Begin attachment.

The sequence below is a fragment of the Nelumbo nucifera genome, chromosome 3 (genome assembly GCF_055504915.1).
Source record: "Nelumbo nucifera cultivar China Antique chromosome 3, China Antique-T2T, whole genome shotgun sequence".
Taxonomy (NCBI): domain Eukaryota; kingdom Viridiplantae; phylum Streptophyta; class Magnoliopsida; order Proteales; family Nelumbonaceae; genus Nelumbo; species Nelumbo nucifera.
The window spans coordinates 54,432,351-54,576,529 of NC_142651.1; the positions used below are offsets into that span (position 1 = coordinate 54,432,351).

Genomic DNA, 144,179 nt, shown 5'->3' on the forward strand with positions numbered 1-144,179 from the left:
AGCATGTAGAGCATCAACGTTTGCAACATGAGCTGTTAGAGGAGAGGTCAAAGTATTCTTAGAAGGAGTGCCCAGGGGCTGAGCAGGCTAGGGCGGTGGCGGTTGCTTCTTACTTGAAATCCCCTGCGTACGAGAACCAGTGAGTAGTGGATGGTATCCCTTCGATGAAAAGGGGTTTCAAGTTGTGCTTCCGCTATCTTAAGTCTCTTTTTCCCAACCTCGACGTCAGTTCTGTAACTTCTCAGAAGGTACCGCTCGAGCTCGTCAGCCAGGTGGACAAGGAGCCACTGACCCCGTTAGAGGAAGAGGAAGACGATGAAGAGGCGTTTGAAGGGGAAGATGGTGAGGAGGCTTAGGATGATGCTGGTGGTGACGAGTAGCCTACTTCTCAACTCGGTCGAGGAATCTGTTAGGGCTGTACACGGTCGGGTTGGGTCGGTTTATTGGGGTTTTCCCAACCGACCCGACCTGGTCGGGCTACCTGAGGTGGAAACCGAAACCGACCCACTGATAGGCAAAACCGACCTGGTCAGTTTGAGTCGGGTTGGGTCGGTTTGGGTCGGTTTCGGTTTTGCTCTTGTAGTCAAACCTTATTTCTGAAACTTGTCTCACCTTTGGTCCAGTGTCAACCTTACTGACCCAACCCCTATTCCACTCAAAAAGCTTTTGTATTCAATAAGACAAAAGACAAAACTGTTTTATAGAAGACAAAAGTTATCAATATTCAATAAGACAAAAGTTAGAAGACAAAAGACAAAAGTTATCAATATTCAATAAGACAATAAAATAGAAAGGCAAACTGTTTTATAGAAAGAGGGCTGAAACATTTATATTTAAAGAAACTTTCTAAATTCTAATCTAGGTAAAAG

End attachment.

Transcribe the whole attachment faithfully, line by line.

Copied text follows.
The sequence below is a fragment of the Nelumbo nucifera genome, chromosome 3 (genome assembly GCF_055504915.1).
Source record: "Nelumbo nucifera cultivar China Antique chromosome 3, China Antique-T2T, whole genome shotgun sequence".
Taxonomy (NCBI): domain Eukaryota; kingdom Viridiplantae; phylum Streptophyta; class Magnoliopsida; order Proteales; family Nelumbonaceae; genus Nelumbo; species Nelumbo nucifera.
The window spans coordinates 54,432,351-54,576,529 of NC_142651.1; the positions used below are offsets into that span (position 1 = coordinate 54,432,351).

Genomic DNA, 144,179 nt, shown 5'->3' on the forward strand with positions numbered 1-144,179 from the left:
AGCATGTAGAGCATCAACGTTTGCAACATGAGCTGTTAGAGGAGAGGTCAAAGTATTCTTAGAAGGAGTGCCCAGGGGCTGAGCAGGCTAGGGCGGTGGCGGTTGCTTCTTACTTGAAATCCCCTGCGTACGAGAACCAGTGAGTAGTGGATGGTATCCCTTCGATGAAAAGGGGTTTCAAGTTGTGCTTCCGCTATCTTAAGTCTCTTTTTCCCAACCTCGACGTCAGTTCTGTAACTTCTCAGAAGGTACCGCTCGAGCTCGTCAGCCAGGTGGACAAGGAGCCACTGACCCCGTTAGAGGAAGAGGAAGACGATGAAGAGGCGTTTGAAGGGGAAGATGGTGAGGAGGCTTAGGATGATGCTGGTGGTGACGAGTAGCCTACTTCTCAACTCGGTCGAGGAATCTGTTAGGGCTGTACACGGTCGGGTTGGGTCGGTTTATTGGGGTTTTCCCAACCGACCCGACCTGGTCGGGCTACCTGAGGTGGAAACCGAAACCGACCCACTGATAGGCAAAACCGACCTGGTCAGTTTGAGTCGGGTTGGGTCGGTTTGGGTCGGTTTCGGTTTTGCTCTTGTAGTCAAACCTTATTTCTGAAACTTGTCTCACCTTTGGTCCAGTGTCAACCTTACTGACCCAACCCCTATTCCACTCAAAAAGCTTTTGTATTCAATAAGACAAAAGACAAAACTGTTTTATAGAAGACAAAAGTTATCAATATTCAATAAGACAAAAGTTAGAAGACAAAAGACAAAAGTTATCAATATTCAATAAGACAATAAAATAGAAAGGCAAACTGTTTTATAGAAAGAGGGCTGAAACATTTATATTTAAAGAAACTTTCTAAATTCTAATCTAGGTAAAAG